Table of Contents
The HCR Repulsor is what I'm calling my attempt to build a hybrid coil rail gun.
HCR - Hybrid Coil Rail
Repulsor - Because the magnetic field is repelling the projectile, rather than pulling it.
Because traditional coil gun design is an open-air coil / sliding core, it is highly inefficient. If one could utilize a iron-core electromagnet in the generation of the magnetic field, efficiency could be drastically improved. My hypothesis is using an iron-core electromagnet paired with a non-ferromagnetic slug which has a magnetic field around it due to a large current passing through it will be more efficient than an open air coil pulling on ferromagnetic slug.
This repulsion-based design side steps several issues with tradition coil gun design:
- Where to position the projectile relative to the coil (this ties into the below problem)
- Timing issues with the capacitors being fully drained before the slug gets to the middle of the coil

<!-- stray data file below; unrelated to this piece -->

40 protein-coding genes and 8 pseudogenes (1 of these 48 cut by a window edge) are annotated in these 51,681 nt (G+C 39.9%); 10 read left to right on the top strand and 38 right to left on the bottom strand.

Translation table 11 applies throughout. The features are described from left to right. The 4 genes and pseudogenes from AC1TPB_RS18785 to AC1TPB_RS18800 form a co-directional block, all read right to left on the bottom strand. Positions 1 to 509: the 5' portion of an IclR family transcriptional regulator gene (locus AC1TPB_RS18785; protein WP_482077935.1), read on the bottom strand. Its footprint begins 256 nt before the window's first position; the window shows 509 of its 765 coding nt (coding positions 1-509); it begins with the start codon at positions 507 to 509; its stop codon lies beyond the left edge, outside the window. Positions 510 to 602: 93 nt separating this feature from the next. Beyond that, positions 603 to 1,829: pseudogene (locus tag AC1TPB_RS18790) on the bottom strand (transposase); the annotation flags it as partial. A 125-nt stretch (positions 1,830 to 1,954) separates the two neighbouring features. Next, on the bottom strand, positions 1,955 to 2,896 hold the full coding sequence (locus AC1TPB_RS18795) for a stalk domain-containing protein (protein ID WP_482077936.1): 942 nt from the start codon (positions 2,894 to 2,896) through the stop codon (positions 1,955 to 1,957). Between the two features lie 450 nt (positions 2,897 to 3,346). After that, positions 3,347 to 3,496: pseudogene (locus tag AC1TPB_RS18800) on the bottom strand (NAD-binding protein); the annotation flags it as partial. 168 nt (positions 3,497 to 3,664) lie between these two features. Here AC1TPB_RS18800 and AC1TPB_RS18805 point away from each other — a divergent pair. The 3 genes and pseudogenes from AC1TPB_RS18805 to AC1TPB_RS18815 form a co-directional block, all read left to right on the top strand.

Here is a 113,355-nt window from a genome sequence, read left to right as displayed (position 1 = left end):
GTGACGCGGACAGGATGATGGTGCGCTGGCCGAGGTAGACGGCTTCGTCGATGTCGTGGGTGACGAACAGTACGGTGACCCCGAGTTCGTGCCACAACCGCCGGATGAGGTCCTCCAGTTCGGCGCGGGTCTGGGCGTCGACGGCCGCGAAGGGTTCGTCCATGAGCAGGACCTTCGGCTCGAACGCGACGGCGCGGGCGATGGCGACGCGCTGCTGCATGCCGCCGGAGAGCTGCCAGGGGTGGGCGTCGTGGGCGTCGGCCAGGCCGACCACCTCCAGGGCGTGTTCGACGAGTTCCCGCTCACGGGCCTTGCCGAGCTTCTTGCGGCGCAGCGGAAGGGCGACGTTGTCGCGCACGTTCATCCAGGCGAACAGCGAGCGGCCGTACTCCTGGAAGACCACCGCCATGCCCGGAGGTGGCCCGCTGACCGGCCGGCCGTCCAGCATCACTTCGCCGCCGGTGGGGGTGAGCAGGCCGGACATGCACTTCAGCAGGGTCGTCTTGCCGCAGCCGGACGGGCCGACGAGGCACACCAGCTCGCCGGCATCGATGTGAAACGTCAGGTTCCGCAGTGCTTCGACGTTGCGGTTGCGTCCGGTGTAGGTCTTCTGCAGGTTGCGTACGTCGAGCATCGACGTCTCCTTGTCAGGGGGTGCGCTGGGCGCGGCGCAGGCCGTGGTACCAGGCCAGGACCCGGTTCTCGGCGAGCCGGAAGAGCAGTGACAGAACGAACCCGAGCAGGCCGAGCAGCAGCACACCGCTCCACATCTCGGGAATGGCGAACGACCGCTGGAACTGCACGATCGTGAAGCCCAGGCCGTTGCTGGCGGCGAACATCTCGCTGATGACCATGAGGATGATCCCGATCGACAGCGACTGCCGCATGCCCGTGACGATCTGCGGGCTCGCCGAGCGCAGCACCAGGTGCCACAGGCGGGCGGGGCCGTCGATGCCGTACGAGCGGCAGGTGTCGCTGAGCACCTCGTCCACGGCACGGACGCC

- No drag due to the (now magnetized) slug passing through the coil
Note: being the uneducated plebeian that I am, I have not actually done the physics/engineering calculations on this and could be very very wrong. I'm still trying to learn how to translate magnetic field strength (gauss/tesla) into force (newtons).
I have evidence showing that a magnetic field around the rail gun absolutely improves efficiency. This can be from permanent magnets or from coils. This changes my design a tad, but increases the likelihood of functioning.
I think the ultimate design will be rails and electromagnets–Neodymium magnets *might* be strong enough on their own, but I think a good coils design will prove much more powerful (and much cooler to look at and build).
Step 1: Bench Top POC
I need to prove for myself that the basic design works. I've been (for years now) getting caught up on making rails that will last a long time and be extremely functional–this has been stalling progress on this project. The benchtop model will be just good enough to work. It will use cheap steel for the rails, permanent magnets, and a benchtop PSU.
- Build a benchtop PSU (from a computer PSU)
- Need old PSU, resistors, heatshrink tubing, terminals, LEDs, cool switch – most should already be kicking around
Step 2: Bench Top V2
Using the same rails and permanent magnet from step 1, but build a PSU and capacitor bank. Hopefully can deliver a higher-energy shot without ruining / welding the rails together.